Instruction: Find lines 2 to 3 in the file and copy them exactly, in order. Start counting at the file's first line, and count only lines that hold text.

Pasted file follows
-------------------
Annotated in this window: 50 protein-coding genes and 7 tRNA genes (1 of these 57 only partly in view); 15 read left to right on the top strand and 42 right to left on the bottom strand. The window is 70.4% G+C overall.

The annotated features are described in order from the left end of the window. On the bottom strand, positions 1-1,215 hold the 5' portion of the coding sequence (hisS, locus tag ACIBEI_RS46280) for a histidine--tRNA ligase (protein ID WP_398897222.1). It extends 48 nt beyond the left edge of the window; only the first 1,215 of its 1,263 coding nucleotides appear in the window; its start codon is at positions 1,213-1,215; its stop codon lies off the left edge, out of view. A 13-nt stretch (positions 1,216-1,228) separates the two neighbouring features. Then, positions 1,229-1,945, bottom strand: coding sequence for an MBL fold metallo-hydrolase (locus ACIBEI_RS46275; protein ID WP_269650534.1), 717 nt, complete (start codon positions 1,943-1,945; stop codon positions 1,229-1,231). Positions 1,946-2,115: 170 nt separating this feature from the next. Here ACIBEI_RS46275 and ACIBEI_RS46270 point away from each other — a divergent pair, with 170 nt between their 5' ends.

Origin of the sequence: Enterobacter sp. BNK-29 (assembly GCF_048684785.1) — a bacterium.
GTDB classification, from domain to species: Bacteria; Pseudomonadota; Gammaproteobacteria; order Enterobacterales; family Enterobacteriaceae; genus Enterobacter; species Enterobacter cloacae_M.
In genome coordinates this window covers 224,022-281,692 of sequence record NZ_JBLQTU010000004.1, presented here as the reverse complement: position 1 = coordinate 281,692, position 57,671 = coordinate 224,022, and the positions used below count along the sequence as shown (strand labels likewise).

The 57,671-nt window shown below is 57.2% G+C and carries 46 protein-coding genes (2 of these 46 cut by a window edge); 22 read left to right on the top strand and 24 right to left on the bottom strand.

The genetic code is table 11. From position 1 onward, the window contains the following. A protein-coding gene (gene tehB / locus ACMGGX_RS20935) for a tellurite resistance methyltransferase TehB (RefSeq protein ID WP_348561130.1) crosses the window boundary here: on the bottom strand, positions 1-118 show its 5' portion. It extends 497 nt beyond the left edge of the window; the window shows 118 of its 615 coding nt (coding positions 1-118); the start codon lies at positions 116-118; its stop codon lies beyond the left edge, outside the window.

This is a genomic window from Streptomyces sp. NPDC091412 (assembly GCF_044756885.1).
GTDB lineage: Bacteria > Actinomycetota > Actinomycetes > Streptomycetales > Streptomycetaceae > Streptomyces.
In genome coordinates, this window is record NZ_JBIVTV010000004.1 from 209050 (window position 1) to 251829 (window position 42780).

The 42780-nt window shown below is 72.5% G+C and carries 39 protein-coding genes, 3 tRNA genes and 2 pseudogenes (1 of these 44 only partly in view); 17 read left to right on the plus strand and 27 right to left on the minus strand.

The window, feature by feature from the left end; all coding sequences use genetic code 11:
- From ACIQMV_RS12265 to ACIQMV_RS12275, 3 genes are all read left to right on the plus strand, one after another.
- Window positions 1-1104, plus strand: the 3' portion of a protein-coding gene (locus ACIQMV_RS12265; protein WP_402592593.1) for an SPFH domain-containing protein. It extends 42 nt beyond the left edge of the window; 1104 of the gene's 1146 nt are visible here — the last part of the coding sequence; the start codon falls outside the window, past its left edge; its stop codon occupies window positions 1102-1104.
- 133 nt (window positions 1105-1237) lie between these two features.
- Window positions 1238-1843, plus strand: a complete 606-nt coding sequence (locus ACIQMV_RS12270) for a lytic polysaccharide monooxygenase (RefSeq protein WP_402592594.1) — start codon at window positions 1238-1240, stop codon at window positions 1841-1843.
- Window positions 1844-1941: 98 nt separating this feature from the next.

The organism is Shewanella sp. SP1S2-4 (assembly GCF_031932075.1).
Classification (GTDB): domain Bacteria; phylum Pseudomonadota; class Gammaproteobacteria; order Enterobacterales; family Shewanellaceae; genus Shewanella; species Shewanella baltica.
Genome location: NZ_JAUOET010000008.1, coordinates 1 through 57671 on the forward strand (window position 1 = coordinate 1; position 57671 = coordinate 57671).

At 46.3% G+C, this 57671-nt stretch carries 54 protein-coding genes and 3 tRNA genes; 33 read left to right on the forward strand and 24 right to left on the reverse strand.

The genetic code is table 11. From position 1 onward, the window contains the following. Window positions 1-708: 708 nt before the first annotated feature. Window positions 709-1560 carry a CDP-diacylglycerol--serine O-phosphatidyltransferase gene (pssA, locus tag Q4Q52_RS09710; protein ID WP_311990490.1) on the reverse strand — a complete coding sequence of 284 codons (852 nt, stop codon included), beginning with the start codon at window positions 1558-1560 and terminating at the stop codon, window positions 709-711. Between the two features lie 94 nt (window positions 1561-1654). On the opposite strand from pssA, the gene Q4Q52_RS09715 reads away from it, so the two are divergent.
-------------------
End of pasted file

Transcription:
The annotated features are described in order from the left end of the window. On the bottom strand, positions 1-1,215 hold the 5' portion of the coding sequence (hisS, locus tag ACIBEI_RS46280) for a histidine--tRNA ligase (protein ID WP_398897222.1). It extends 48 nt beyond the left edge of the window; only the first 1,215 of its 1,263 coding nucleotides appear in the window; its start codon is at positions 1,213-1,215; its stop codon lies off the left edge, out of view. A 13-nt stretch (positions 1,216-1,228) separates the two neighbouring features. Then, positions 1,229-1,945, bottom strand: coding sequence for an MBL fold metallo-hydrolase (locus ACIBEI_RS46275; protein ID WP_269650534.1), 717 nt, complete (start codon positions 1,943-1,945; stop codon positions 1,229-1,231). Positions 1,946-2,115: 170 nt separating this feature from the next. Here ACIBEI_RS46275 and ACIBEI_RS46270 point away from each other — a divergent pair, with 170 nt between their 5' ends.

Origin of the sequence: Enterobacter sp. BNK-29 (assembly GCF_048684785.1) — a bacterium.